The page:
If you cannot afford a lawyer, one will be appointed for you.
These are your "Miranda" rights, guaranteed by the U.S. Constitution. If
you are not given these warnings, your lawyer can ask that any
statements you made to the police not be used against you in court. But
this does not necessarily mean that your case will be dismissed. This
does not apply if you volunteer information without being questioned by
2. ONCE I AM TOLD MY
RIGHTS, CAN I BE QUESTIONED?
can be questioned, without a lawyer present, only if you voluntarily
give up your rights and if you understand what you are giving up. If you
agree to the questioning, then change your mind, questioning must stop
as soon as you say that you want a lawyer. If the questioning continues
after you request a lawyer and you continue to talk, your answers can be
used against you if you testify to something different.
may be required to give certain physical evidence. For example, if you
are suspected of driving under the influence of alcohol you may be
requested to take a test to measure the amount of alcohol in your
system. If you refuse to take the test, your driver's license will be
suspended and the refusal will be used against you in court.
Once you are booked, meaning your arrest is written into official police
records and you are fingerprinted and photographed, you have a right to
make and complete three telephone calls that are free within the local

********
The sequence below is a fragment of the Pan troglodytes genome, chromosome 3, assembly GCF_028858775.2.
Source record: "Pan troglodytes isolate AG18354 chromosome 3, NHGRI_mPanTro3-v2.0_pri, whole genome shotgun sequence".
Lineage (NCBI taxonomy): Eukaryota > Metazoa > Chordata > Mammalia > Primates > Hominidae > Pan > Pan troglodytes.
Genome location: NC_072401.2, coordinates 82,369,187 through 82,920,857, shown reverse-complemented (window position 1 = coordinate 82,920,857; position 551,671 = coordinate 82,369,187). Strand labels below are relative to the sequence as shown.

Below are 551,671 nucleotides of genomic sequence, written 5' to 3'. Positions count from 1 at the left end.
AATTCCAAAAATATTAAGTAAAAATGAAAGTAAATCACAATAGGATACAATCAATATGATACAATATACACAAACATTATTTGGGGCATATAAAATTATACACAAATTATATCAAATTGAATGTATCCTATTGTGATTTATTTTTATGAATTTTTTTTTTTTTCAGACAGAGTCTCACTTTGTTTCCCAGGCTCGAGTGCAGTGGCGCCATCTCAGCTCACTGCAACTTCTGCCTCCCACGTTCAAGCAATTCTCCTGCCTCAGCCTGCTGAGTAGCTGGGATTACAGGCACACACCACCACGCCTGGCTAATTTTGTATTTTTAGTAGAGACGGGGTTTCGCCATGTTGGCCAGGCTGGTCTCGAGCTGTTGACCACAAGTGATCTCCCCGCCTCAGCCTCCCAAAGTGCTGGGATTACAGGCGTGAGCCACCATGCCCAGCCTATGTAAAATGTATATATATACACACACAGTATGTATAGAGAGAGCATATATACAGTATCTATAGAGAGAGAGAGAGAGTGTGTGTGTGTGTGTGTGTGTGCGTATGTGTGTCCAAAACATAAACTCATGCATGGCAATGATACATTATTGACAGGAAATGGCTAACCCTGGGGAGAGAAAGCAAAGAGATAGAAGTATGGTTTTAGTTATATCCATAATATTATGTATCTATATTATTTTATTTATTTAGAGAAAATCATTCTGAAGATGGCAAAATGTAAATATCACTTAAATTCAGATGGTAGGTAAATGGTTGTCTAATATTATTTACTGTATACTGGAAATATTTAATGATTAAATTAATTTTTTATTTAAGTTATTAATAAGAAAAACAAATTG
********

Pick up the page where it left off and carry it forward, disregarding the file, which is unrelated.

3. WHEN SHOULD I SEE A
you are arrested for a crime, particularly a serious one, you should
contact a lawyer as soon as possible. He or she has a better sense of
what you should and should not say to law enforcement officers to avoid
being misinterpreted or misunderstood. The lawyer also can advise you or
your family or friends on the bail process. There is no substitute for a
good Maryland criminal defense lawyer.
4. WHO CAN ARREST ME?
law enforcement officers - such as police officers, county sheriff
officers, investigators in a district attorney's or an attorney
general's offices and highway patrol officers - can arrest you whether
they are on or off duty, in most cases. A probation or parole officer
also can arrest you.
They can arrest you - even if they do not have an arrest warrant - if
they have probable cause or good reason to believe you committed a
felony, such as armed robbery. (A felony is a crime of a more serious
nature than a misdemeanor, usually punishable by imprisonment for more
than a year.) They do not have to see you commit a felony in order to